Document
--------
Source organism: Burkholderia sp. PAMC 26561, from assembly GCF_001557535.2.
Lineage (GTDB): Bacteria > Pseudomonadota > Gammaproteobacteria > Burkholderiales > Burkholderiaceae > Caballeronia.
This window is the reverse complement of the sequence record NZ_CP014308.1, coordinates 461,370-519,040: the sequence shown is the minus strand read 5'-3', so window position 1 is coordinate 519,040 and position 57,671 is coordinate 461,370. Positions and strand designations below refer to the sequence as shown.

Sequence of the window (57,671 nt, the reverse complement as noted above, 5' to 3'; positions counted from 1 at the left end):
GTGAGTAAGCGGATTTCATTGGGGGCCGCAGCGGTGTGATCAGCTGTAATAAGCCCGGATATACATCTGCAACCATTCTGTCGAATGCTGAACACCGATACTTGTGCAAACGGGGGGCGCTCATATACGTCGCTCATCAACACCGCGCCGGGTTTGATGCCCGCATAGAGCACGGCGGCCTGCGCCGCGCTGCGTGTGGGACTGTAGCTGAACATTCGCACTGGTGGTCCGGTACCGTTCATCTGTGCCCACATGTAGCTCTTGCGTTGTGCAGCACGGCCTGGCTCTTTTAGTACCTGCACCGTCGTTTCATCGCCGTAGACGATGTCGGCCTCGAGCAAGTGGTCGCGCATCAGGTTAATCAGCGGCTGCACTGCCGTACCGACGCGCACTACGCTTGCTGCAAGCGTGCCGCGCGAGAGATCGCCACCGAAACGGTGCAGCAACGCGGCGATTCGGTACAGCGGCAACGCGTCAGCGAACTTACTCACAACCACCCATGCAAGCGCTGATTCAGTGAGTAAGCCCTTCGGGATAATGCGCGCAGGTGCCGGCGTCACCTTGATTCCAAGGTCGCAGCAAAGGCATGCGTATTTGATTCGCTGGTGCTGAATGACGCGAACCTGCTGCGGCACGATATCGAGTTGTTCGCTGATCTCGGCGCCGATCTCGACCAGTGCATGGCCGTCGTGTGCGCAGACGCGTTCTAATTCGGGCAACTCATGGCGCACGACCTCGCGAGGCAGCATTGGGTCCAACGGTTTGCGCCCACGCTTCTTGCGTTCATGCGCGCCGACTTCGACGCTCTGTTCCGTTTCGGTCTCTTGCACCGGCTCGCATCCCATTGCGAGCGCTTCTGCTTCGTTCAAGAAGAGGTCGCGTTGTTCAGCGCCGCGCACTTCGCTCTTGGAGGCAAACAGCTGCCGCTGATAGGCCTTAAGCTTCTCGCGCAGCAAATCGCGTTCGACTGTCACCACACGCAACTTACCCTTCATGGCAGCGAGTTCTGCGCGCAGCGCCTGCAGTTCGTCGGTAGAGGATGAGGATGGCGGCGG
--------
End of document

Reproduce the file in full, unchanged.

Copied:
Source organism: Burkholderia sp. PAMC 26561, from assembly GCF_001557535.2.
Lineage (GTDB): Bacteria > Pseudomonadota > Gammaproteobacteria > Burkholderiales > Burkholderiaceae > Caballeronia.
This window is the reverse complement of the sequence record NZ_CP014308.1, coordinates 461,370-519,040: the sequence shown is the minus strand read 5'-3', so window position 1 is coordinate 519,040 and position 57,671 is coordinate 461,370. Positions and strand designations below refer to the sequence as shown.

Sequence of the window (57,671 nt, the reverse complement as noted above, 5' to 3'; positions counted from 1 at the left end):
GTGAGTAAGCGGATTTCATTGGGGGCCGCAGCGGTGTGATCAGCTGTAATAAGCCCGGATATACATCTGCAACCATTCTGTCGAATGCTGAACACCGATACTTGTGCAAACGGGGGGCGCTCATATACGTCGCTCATCAACACCGCGCCGGGTTTGATGCCCGCATAGAGCACGGCGGCCTGCGCCGCGCTGCGTGTGGGACTGTAGCTGAACATTCGCACTGGTGGTCCGGTACCGTTCATCTGTGCCCACATGTAGCTCTTGCGTTGTGCAGCACGGCCTGGCTCTTTTAGTACCTGCACCGTCGTTTCATCGCCGTAGACGATGTCGGCCTCGAGCAAGTGGTCGCGCATCAGGTTAATCAGCGGCTGCACTGCCGTACCGACGCGCACTACGCTTGCTGCAAGCGTGCCGCGCGAGAGATCGCCACCGAAACGGTGCAGCAACGCGGCGATTCGGTACAGCGGCAACGCGTCAGCGAACTTACTCACAACCACCCATGCAAGCGCTGATTCAGTGAGTAAGCCCTTCGGGATAATGCGCGCAGGTGCCGGCGTCACCTTGATTCCAAGGTCGCAGCAAAGGCATGCGTATTTGATTCGCTGGTGCTGAATGACGCGAACCTGCTGCGGCACGATATCGAGTTGTTCGCTGATCTCGGCGCCGATCTCGACCAGTGCATGGCCGTCGTGTGCGCAGACGCGTTCTAATTCGGGCAACTCATGGCGCACGACCTCGCGAGGCAGCATTGGGTCCAACGGTTTGCGCCCACGCTTCTTGCGTTCATGCGCGCCGACTTCGACGCTCTGTTCCGTTTCGGTCTCTTGCACCGGCTCGCATCCCATTGCGAGCGCTTCTGCTTCGTTCAAGAAGAGGTCGCGTTGTTCAGCGCCGCGCACTTCGCTCTTGGAGGCAAACAGCTGCCGCTGATAGGCCTTAAGCTTCTCGCGCAGCAAATCGCGTTCGACTGTCACCACACGCAACTTACCCTTCATGGCAGCGAGTTCTGCGCGCAGCGCCTGCAGTTCGTCGGTAGAGGATGAGGATGGCGGCGG